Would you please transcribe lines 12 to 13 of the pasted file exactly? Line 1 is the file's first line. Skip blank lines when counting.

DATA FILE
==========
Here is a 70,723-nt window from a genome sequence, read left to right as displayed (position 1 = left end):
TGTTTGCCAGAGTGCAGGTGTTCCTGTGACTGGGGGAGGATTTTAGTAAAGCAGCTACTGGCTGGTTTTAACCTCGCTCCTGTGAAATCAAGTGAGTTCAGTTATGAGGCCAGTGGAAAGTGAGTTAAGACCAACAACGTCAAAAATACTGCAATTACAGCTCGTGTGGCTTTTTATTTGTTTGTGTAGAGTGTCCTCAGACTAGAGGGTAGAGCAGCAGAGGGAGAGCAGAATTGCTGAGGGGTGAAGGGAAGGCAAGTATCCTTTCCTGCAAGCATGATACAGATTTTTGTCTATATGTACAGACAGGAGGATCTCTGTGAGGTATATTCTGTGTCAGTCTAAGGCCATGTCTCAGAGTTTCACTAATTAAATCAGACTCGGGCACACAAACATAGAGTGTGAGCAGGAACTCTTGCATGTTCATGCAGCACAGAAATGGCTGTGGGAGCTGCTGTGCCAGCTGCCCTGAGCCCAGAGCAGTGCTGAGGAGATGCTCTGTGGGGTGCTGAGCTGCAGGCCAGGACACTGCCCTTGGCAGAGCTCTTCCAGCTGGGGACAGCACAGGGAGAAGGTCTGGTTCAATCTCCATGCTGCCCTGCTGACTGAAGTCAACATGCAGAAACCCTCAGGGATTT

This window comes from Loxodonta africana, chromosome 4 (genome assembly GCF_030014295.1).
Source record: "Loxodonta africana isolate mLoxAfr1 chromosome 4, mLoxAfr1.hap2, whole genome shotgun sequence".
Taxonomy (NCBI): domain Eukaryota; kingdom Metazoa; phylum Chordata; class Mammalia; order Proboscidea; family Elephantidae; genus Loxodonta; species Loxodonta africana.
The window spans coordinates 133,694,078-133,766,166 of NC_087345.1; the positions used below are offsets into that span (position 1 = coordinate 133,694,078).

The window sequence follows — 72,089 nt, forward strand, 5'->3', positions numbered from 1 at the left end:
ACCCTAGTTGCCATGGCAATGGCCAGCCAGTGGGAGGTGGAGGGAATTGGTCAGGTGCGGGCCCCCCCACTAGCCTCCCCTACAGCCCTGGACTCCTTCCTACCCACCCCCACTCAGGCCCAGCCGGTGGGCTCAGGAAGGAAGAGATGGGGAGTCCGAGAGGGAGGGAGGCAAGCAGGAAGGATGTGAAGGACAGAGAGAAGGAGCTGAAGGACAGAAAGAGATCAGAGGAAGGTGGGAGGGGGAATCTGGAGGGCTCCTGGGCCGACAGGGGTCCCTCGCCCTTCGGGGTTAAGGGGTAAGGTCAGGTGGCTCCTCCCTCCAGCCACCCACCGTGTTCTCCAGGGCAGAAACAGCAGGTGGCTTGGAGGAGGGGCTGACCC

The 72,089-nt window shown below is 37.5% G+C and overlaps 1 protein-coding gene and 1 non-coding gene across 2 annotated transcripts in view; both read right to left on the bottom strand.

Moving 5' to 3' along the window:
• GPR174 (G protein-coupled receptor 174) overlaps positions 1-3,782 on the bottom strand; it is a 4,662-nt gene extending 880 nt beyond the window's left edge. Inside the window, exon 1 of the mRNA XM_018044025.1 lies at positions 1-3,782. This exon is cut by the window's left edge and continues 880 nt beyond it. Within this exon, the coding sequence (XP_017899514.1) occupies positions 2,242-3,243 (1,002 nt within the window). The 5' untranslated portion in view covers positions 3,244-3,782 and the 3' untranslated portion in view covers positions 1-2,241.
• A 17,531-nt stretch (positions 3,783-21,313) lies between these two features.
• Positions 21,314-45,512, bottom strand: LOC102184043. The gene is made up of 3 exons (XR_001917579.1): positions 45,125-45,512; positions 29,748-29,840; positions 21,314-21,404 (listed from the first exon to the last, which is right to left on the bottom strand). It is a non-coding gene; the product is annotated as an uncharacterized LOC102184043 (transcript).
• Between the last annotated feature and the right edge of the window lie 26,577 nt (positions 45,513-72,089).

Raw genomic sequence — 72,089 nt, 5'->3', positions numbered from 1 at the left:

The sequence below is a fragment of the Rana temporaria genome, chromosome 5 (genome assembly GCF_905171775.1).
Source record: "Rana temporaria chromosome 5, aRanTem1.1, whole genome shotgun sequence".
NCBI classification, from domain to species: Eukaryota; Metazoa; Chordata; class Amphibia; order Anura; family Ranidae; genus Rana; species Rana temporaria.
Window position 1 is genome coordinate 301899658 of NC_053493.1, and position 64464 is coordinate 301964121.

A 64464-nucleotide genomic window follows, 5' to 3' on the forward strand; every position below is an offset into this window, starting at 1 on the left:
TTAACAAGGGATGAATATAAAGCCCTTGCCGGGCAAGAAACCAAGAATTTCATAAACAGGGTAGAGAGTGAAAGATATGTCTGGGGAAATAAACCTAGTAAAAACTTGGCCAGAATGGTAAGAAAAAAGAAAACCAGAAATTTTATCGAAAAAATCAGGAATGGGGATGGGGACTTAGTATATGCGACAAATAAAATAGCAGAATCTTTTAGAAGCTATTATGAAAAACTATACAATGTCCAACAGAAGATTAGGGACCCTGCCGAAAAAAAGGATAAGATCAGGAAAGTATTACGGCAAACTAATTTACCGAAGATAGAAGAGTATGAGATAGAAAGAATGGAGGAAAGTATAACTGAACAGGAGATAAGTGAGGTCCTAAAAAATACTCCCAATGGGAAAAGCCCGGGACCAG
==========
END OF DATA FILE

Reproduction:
• A 17,531-nt stretch (positions 3,783-21,313) lies between these two features.
• Positions 21,314-45,512, bottom strand: LOC102184043. The gene is made up of 3 exons (XR_001917579.1): positions 45,125-45,512; positions 29,748-29,840; positions 21,314-21,404 (listed from the first exon to the last, which is right to left on the bottom strand). It is a non-coding gene; the product is annotated as an uncharacterized LOC102184043 (transcript).